The closing days of the last months of the calendar, along with the waning daylight hours of each day, correspond to the concluding efforts of the fall semester and offer a chance for reflection. Our efforts led to amazing results in programs and services in 2018.
Our annual board meeting and 30th anniversary celebration concluded in October and my message in the previous issue offered an abridged review.
A few weeks after the wonderful 30th anniversary celebration, nearly all of the Belin-Blank Center staff and faculty, along with several graduate students, attended the National Association for Gifted Children (NAGC) Conference in Minneapolis. Over a two and ½-day period, there were 15 different presentations by Center staff and faculty. Dr. Megan Foley-Nicpon delivered a keynote presentation on twice-exceptionality to a standing-room-only audience of more than 500! Several other presentations also were standing-room-only, with many conference attendees gathered outside the filled rooms, which seated more than 100 people. Grounded in the excellence of the Center’s research, service, and programs, we covered professional development of teachers and counselors; twice-exceptionality, including assistive technology for twice-exceptionality, and neuroscience of twice-exceptionality; arts and writing; STEM Excellence; and academic acceleration. Every single attendee received a hot-off-the-press copy of the new publication, Developing Academic Acceleration Policies: Whole Grade, Early Entrance, & Single Subject, written by Ann Lupkowski-Shoplik, Wendy Behrens, and Susan Assouline, in collaboration with NAGC and CEC-TAG.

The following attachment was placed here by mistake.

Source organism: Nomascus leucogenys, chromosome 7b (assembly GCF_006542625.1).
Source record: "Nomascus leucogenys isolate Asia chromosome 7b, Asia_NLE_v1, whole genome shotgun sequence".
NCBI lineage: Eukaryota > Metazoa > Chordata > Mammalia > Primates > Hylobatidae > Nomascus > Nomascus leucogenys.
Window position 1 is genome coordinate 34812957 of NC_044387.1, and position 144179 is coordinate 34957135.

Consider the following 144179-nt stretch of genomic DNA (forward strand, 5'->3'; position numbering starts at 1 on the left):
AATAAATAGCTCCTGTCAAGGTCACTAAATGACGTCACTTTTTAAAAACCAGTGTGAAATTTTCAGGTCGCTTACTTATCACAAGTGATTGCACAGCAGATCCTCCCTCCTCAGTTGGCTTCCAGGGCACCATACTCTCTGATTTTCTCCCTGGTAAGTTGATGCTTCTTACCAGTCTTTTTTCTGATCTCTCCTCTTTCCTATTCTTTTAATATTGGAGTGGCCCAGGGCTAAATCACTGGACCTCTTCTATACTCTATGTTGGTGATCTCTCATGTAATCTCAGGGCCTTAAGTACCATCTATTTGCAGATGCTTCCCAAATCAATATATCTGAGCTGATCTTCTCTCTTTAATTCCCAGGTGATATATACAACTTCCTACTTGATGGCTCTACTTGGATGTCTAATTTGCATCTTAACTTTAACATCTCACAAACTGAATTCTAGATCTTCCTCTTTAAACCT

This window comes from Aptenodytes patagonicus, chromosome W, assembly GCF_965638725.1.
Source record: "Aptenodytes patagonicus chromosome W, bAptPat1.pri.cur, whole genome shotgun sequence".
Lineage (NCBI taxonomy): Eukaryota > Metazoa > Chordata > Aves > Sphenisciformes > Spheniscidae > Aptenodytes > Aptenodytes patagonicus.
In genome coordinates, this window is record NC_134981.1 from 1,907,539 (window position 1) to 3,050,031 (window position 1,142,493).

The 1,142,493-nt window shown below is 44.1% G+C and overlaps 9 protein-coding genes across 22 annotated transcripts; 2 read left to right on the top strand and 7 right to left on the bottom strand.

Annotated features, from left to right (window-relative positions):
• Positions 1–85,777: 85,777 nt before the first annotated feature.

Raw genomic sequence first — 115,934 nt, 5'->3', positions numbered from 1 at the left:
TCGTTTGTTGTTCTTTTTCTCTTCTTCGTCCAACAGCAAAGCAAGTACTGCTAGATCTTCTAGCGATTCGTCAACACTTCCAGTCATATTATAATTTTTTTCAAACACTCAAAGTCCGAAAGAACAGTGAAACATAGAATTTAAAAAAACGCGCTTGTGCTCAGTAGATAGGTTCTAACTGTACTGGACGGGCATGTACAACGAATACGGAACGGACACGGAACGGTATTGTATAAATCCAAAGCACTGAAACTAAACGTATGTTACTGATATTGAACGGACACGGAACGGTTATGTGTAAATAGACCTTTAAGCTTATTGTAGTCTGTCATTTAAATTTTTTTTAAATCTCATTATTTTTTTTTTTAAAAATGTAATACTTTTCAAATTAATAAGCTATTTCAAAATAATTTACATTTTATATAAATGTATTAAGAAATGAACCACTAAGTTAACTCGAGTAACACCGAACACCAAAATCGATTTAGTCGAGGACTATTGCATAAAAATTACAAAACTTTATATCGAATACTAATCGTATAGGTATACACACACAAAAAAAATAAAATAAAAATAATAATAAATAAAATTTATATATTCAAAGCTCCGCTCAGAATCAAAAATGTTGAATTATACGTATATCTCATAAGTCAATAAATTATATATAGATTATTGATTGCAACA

The fall 2018 conference season ended with multiple presentations at the Tennessee State Conference (Dr. Foley-Nicpon) and the Indiana State Conference (Drs. Croft and Assouline). It is safe to say that between the national and state conferences, including the Iowa Talented and Gifted (ITAG) conference, Belin-Blank Center faculty and staff affected thousands of educators, which harkens back to our mission of empowering the worldwide gifted community.
What is in store for next year? Our programs, services, and research will continue to grow and evolve while we strive to empower the worldwide gifted community. We will sharpen our focus on the broad and very serious issue of lack of diversity in gifted programs by providing greater emphasis on serving students who are not traditionally identified for programming, whether that be due to cultural, ethnic, economic, gender, or neurodiversity. Stay tuned for updates.
On behalf of my colleagues at the Center, I wish you a good holiday, a happy end to 2018, and a great start to 2019. May it be bright!